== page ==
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Daniel Lanois, producer to musical greats, enjoys some me time

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When: 6:30 p.m. Monday

Where: Jay Pritzker Pavilion, Millennium Park, 201 E. Randolph

Admission: Free


Updated: July 18, 2013 6:40AM

Canadian musician Daniel Lanois is most often introduced in terms of his Grammy-winning production work for other artists. Notable clients include U2, Bob Dylan, Peter Gabriel, Emmylou Harris and Neil Young. Lanois’ haunting musical textures, however, also have won him a devoted following of his own.

Fortunately for those fans, Lanois is embarking upon a busy phase dedicated to his solo material. “I’m prepared to go 13 rounds for the right thing, but I’m counting my summers,” says the 61-year-old Lanois with a laugh. “I’ve been saying no to production requests.”

This week, Lanois is encamped in Chicago for a string of special events. On Sunday, Lanois appeared at the Old Town School of Folk Music in Lincoln Square. Prior to performing with his trio, Lanois introduced short films by Belgian filmmaker Nicolas Provost.

“It’s just to have a little bit of visual excitement before people look at my mug,” says Lanois. The screenings were accompanied by recordings of Lanois’ ambient “prepared music” pieces.

On Monday, Lanois performs in the city’s Downtown Sound series of free concerts. With multi-instrumentalist Jim Wilson and drummer Steve Nistor, Lanois will play music spanning his solo career and recent side project Black Dub. Hymnal pop singles like “The Messenger” from 1993’s “For the Beauty of Wynona” album will be presented alongside otherworldly pedal steel pieces like those from 2005’s instrumental album “Belladonna.”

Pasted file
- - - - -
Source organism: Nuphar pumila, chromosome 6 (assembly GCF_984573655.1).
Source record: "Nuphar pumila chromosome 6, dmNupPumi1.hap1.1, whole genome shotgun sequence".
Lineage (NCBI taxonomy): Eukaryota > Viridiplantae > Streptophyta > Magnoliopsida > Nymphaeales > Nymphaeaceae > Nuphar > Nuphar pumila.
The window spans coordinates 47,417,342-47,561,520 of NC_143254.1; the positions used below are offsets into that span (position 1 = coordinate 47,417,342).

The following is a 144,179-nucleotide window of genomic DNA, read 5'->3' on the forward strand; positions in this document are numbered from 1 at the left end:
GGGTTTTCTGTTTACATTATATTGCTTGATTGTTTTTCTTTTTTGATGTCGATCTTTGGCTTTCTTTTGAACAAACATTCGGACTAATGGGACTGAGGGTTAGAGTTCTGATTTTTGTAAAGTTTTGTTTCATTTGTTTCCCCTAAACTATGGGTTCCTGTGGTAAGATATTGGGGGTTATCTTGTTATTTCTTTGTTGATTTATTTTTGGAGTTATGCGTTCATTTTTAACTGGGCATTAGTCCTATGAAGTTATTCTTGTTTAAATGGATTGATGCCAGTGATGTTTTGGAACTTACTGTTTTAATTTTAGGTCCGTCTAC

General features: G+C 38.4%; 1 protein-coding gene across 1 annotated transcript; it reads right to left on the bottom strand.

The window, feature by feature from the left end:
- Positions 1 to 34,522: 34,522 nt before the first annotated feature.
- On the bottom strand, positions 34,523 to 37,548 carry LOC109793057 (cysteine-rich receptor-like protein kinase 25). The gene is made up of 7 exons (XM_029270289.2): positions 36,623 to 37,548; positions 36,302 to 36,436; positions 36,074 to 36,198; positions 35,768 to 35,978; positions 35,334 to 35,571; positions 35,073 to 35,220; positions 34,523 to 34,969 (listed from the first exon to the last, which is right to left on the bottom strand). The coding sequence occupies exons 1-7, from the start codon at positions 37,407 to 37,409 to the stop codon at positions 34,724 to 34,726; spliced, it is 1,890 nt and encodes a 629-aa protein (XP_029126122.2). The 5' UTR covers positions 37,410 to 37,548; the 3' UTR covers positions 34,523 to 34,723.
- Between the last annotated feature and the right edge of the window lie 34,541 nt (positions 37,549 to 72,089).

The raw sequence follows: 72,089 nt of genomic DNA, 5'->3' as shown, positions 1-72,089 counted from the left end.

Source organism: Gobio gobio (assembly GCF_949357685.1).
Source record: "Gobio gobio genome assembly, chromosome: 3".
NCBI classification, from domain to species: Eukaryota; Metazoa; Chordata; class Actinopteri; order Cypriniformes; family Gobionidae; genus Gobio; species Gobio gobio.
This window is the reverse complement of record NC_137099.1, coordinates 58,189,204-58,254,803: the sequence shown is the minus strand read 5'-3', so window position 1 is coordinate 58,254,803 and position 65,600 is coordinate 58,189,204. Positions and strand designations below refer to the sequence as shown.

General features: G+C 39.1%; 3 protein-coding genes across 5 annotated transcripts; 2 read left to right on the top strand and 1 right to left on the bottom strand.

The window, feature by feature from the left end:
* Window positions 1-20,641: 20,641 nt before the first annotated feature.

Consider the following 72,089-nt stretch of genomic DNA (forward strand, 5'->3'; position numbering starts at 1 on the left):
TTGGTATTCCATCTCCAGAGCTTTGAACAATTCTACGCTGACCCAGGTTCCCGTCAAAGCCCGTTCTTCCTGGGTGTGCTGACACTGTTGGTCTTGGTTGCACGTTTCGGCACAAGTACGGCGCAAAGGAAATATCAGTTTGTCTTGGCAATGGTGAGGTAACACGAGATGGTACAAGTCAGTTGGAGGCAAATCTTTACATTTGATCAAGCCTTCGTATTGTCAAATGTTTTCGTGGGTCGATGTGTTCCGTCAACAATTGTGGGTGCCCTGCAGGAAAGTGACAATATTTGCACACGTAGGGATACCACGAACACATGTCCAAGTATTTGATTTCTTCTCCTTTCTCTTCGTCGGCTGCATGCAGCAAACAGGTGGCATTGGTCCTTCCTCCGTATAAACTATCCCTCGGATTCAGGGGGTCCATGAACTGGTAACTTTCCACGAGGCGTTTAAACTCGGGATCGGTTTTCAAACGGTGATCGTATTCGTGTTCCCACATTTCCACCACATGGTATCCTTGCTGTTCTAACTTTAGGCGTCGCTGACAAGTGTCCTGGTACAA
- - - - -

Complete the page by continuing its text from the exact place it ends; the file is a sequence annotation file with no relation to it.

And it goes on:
The set also is expected to introduce material from a solo project due in early 2014. “The new record will largely be instrumental, but it’s going to have a couple of vocal songs on it,” says Lanois. “Poetry doesn’t live far away from instrumental music. There are quite beautiful harmonies on one song called ‘You Are Wonder.’ ”

Lanois is also developing an “ambient music installation.”

“We’re using Toronto as the testing ground,” he says. “Some of the music is rhythmically driven, and some of it is more vaporized, revisiting the work that I did with Brian Eno in the early ’80s. It makes for a fascinating sit-down. I imagine that people would like to congregate in a room with this music and try to raise the spirit, and bring some of the dignity back into the night. People can hang out a little bit, with some comfortable couches and some drinks and some chocolates.”

The soulful music in Lanois’ catalog is characterized both by its rough, handmade edges and by creative manipulation of electronics.

“It’s still walking that line, with technology on one side and flesh on the other,” says Lanois. “Every now and again, I get lucky and it works together. I look for those kind of moments.”

Lanois will present a Behind the Glass lecture at Shure Inc. in Niles for the Chicago chapter of the National Academy of Recording Arts and Sciences at 6 p.m. Tuesday (registration required; free to NARAS members, $25 to public;

At this point, he’s unsure what direction his speech will take. “I’ll just show up and try to be informative and charming,” says Lanois with a laugh.

On June 1, Lanois was presented with the Governor General’s Performing Arts Award for Lifetime Artistic Achievement, a Canadian recognition comparable to the United States’ Kennedy Center Honors. “I think they were very proud that against all odds, a French Canadian kid from Steeltown would rise to the top of the field,” says Lanois. “It’s a rags-to-riches type of story.”

The third annual Greenbelt Harvest Picnic music festival takes place at Christie Lake near Hamilton, Ont., on Aug. 31. Lanois will again co-curate the event, with a lineup including previous studio collaborators Neil Young, Emmylou Harris, Trixie Whitley and Rocco DeLuca.

“I’m certainly going to get up and play with Emmylou Harris,” says Lanois, enthusiastically. “We love playing and singing together. Neil Young’s with Crazy Horse, so he might be a self-contained unit. I might drop him a note and see if he needs a steel player on a song.”

Jeff Elbel is a local free-lance writer.

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